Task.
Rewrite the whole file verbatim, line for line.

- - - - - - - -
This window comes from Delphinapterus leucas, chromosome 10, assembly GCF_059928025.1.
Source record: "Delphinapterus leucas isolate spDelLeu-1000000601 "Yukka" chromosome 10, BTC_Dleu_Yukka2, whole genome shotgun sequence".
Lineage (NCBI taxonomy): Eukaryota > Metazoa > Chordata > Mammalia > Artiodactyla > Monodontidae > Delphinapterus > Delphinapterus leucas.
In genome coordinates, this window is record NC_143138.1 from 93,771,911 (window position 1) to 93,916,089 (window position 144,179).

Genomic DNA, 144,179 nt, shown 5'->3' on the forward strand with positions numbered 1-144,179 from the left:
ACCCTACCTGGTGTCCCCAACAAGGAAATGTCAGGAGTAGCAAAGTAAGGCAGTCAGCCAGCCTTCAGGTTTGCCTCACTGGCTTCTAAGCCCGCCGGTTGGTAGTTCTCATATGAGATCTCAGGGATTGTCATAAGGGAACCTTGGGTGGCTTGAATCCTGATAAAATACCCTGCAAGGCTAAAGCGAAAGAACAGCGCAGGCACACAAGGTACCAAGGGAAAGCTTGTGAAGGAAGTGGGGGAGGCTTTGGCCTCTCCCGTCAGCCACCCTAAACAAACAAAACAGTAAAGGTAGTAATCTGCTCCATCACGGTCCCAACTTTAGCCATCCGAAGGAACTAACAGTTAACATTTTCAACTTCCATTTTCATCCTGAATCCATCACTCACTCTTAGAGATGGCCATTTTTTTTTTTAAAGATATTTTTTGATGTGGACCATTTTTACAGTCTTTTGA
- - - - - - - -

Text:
This window comes from Delphinapterus leucas, chromosome 10, assembly GCF_059928025.1.
Source record: "Delphinapterus leucas isolate spDelLeu-1000000601 "Yukka" chromosome 10, BTC_Dleu_Yukka2, whole genome shotgun sequence".
Lineage (NCBI taxonomy): Eukaryota > Metazoa > Chordata > Mammalia > Artiodactyla > Monodontidae > Delphinapterus > Delphinapterus leucas.
In genome coordinates, this window is record NC_143138.1 from 93,771,911 (window position 1) to 93,916,089 (window position 144,179).

Genomic DNA, 144,179 nt, shown 5'->3' on the forward strand with positions numbered 1-144,179 from the left:
ACCCTACCTGGTGTCCCCAACAAGGAAATGTCAGGAGTAGCAAAGTAAGGCAGTCAGCCAGCCTTCAGGTTTGCCTCACTGGCTTCTAAGCCCGCCGGTTGGTAGTTCTCATATGAGATCTCAGGGATTGTCATAAGGGAACCTTGGGTGGCTTGAATCCTGATAAAATACCCTGCAAGGCTAAAGCGAAAGAACAGCGCAGGCACACAAGGTACCAAGGGAAAGCTTGTGAAGGAAGTGGGGGAGGCTTTGGCCTCTCCCGTCAGCCACCCTAAACAAACAAAACAGTAAAGGTAGTAATCTGCTCCATCACGGTCCCAACTTTAGCCATCCGAAGGAACTAACAGTTAACATTTTCAACTTCCATTTTCATCCTGAATCCATCACTCACTCTTAGAGATGGCCATTTTTTTTTTTAAAGATATTTTTTGATGTGGACCATTTTTACAGTCTTTTGA